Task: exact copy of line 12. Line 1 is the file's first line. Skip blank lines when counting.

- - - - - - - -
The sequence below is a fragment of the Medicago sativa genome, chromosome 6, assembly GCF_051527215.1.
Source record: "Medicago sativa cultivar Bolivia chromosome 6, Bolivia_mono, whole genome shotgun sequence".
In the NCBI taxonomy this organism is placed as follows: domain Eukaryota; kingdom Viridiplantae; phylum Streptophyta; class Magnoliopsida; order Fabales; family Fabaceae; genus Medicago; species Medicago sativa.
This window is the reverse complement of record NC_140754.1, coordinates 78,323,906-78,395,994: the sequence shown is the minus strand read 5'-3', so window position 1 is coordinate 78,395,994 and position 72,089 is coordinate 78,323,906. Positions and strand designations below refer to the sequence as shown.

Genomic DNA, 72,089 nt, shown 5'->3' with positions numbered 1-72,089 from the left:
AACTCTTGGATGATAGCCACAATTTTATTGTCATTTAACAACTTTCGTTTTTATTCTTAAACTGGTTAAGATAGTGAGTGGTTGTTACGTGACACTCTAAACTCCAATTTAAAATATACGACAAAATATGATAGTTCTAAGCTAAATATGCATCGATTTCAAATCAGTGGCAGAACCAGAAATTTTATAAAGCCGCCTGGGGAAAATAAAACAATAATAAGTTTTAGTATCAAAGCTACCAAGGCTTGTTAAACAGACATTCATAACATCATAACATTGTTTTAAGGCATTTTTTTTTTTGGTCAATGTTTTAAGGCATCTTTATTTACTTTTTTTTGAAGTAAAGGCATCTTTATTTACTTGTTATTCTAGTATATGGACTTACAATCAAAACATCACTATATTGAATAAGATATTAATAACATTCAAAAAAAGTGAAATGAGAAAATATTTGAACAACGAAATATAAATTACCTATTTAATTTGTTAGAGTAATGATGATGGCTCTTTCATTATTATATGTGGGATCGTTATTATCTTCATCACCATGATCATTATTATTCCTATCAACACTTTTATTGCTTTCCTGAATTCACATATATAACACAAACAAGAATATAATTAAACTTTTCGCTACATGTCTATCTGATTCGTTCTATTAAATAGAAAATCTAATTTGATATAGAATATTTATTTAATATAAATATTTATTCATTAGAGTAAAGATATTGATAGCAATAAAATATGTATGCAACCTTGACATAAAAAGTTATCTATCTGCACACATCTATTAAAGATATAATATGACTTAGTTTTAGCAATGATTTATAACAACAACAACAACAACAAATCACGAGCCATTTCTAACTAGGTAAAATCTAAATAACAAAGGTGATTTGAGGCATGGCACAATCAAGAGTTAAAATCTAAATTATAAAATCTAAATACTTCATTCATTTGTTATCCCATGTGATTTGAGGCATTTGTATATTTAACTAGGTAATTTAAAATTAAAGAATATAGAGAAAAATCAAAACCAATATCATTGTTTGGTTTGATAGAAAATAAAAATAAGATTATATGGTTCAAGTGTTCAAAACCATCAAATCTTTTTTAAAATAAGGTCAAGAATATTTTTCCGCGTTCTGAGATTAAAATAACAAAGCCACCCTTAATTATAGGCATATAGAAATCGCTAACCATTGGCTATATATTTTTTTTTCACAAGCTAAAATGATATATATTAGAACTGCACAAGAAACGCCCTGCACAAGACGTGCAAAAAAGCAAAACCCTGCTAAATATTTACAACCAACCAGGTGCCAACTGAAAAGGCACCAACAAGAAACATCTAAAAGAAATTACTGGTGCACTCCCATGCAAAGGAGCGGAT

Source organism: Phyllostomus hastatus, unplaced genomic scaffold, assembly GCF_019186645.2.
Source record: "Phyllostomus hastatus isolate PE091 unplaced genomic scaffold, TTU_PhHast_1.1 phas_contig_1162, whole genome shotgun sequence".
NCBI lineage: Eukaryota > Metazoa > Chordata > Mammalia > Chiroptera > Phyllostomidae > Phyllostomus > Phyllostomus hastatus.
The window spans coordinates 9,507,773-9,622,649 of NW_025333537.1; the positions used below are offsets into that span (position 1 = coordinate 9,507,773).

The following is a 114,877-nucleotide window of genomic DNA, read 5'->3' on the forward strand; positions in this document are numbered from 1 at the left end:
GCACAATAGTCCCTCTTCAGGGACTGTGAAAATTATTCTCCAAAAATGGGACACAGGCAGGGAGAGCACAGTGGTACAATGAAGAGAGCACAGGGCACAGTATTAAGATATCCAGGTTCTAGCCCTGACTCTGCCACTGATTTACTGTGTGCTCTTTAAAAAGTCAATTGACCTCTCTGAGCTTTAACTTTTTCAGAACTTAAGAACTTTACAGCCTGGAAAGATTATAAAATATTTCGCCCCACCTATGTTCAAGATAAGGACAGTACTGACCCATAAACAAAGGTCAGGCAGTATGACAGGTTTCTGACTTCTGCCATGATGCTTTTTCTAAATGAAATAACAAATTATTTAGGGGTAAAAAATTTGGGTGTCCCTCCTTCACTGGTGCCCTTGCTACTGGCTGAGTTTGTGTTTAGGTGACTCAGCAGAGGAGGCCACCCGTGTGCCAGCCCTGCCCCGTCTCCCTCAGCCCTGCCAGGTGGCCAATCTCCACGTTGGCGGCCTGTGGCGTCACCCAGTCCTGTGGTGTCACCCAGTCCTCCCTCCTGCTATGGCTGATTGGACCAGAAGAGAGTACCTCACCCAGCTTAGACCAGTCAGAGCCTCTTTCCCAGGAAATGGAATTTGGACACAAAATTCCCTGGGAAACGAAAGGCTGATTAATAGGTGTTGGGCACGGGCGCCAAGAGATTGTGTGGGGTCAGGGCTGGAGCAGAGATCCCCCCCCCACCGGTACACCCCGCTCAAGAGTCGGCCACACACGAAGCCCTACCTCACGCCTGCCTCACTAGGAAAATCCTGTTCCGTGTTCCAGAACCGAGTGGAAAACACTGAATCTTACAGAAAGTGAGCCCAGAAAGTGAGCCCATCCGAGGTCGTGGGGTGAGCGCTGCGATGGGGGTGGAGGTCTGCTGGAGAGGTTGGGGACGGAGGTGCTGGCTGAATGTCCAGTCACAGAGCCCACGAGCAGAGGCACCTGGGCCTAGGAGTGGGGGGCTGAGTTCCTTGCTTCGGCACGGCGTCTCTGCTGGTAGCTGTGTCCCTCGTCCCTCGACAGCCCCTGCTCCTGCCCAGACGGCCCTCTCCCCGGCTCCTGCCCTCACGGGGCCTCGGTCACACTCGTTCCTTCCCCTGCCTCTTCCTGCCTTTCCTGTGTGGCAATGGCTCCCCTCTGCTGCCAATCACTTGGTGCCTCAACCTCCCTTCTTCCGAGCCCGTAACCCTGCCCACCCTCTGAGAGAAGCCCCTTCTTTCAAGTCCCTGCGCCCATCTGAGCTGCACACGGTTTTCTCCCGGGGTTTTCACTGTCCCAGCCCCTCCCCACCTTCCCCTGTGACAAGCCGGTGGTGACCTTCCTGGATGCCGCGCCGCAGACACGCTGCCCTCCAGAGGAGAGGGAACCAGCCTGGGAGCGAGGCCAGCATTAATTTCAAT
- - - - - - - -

GCACAATAGTCCCTCTTCAGGGACTGTGAAAATTATTCTCCAAAAATGGGACACAGGCAGGGAGAGCACAGTGGTACAATGAAGAGAGCACAGGGCACAGTATTAAGATATCCAGGTTCTAGCCCTGACTCTGCCACTGATTTACTGTGTGCTCTTTAAAAAGTCAATTGACCTCTCTGAGCTTTAACTTTTTCAGAACTTAAGAACTTTACAGCCTGGAAAGATTATAAAATATTTCGCCCCACCTATGTTCAAGATAAGGACAGTACTGACCCATAAACAAAGGTCAGGCAGTATGACAGGTTTCTGACTTCTGCCATGATGCTTTTTCTAAATGAAATAACAAATTATTTAGGGGTAAAAAATTTGGGTGTCCCTCCTTCACTGGTGCCCTTGCTACTGGCTGAGTTTGTGTTTAGGTGACTCAGCAGAGGAGGCCACCCGTGTGCCAGCCCTGCCCCGTCTCCCTCAGCCCTGCCAGGTGGCCAATCTCCACGTTGGCGGCCTGTGGCGTCACCCAGTCCTGTGGTGTCACCCAGTCCTCCCTCCTGCTATGGCTGATTGGACCAGAAGAGAGTACCTCACCCAGCTTAGACCAGTCAGAGCCTCTTTCCCAGGAAATGGAATTTGGACACAAAATTCCCTGGGAAACGAAAGGCTGATTAATAGGTGTTGGGCACGGGCGCCAAGAGATTGTGTGGGGTCAGGGCTGGAGCAGAGATCCCCCCCCCACCGGTACACCCCGCTCAAGAGTCGGCCACACACGAAGCCCTACCTCACGCCTGCCTCACTAGGAAAATCCTGTTCCGTGTTCCAGAACCGAGTGGAAAACACTGAATCTTACAGAAAGTGAGCCCAGAAAGTGAGCCCATCCGAGGTCGTGGGGTGAGCGCTGCGATGGGGGTGGAGGTCTGCTGGAGAGGTTGGGGACGGAGGTGCTGGCTGAATGTCCAGTCACAGAGCCCACGAGCAGAGGCACCTGGGCCTAGGAGTGGGGGGCTGAGTTCCTTGCTTCGGCACGGCGTCTCTGCTGGTAGCTGTGTCCCTCGTCCCTCGACAGCCCCTGCTCCTGCCCAGACGGCCCTCTCCCCGGCTCCTGCCCTCACGGGGCCTCGGTCACACTCGTTCCTTCCCCTGCCTCTTCCTGCCTTTCCTGTGTGGCAATGGCTCCCCTCTGCTGCCAATCACTTGGTGCCTCAACCTCCCTTCTTCCGAGCCCGTAACCCTGCCCACCCTCTGAGAGAAGCCCCTTCTTTCAAGTCCCTGCGCCCATCTGAGCTGCACACGGTTTTCTCCCGGGGTTTTCACTGTCCCAGCCCCTCCCCACCTTCCCCTGTGACAAGCCGGTGGTGACCTTCCTGGATGCCGCGCCGCAGACACGCTGCCCTCCAGAGGAGAGGGAACCAGCCTGGGAGCGAGGCCAGCATTAATTTCAAT